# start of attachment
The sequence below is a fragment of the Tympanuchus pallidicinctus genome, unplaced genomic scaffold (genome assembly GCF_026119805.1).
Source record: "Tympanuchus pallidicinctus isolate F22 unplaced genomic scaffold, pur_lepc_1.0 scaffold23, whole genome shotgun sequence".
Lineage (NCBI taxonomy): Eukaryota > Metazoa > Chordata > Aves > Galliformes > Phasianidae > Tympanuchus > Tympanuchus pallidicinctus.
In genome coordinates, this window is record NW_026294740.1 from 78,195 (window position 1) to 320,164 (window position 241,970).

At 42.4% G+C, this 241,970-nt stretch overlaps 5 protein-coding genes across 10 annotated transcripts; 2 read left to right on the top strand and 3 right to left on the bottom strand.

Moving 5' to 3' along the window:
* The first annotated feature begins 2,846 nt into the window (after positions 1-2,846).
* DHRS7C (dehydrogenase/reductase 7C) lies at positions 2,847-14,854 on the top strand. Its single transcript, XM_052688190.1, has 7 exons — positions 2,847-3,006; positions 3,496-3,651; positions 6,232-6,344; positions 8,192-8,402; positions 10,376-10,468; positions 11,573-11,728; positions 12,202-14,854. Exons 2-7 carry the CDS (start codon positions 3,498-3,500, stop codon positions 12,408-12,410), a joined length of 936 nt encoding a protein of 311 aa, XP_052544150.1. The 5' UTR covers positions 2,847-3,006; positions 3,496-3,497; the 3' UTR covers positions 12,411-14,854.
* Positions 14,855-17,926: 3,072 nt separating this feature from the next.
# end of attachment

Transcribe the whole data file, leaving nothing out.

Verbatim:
The sequence below is a fragment of the Tympanuchus pallidicinctus genome, unplaced genomic scaffold (genome assembly GCF_026119805.1).
Source record: "Tympanuchus pallidicinctus isolate F22 unplaced genomic scaffold, pur_lepc_1.0 scaffold23, whole genome shotgun sequence".
Lineage (NCBI taxonomy): Eukaryota > Metazoa > Chordata > Aves > Galliformes > Phasianidae > Tympanuchus > Tympanuchus pallidicinctus.
In genome coordinates, this window is record NW_026294740.1 from 78,195 (window position 1) to 320,164 (window position 241,970).

At 42.4% G+C, this 241,970-nt stretch overlaps 5 protein-coding genes across 10 annotated transcripts; 2 read left to right on the top strand and 3 right to left on the bottom strand.

Moving 5' to 3' along the window:
* The first annotated feature begins 2,846 nt into the window (after positions 1-2,846).
* DHRS7C (dehydrogenase/reductase 7C) lies at positions 2,847-14,854 on the top strand. Its single transcript, XM_052688190.1, has 7 exons — positions 2,847-3,006; positions 3,496-3,651; positions 6,232-6,344; positions 8,192-8,402; positions 10,376-10,468; positions 11,573-11,728; positions 12,202-14,854. Exons 2-7 carry the CDS (start codon positions 3,498-3,500, stop codon positions 12,408-12,410), a joined length of 936 nt encoding a protein of 311 aa, XP_052544150.1. The 5' UTR covers positions 2,847-3,006; positions 3,496-3,497; the 3' UTR covers positions 12,411-14,854.
* Positions 14,855-17,926: 3,072 nt separating this feature from the next.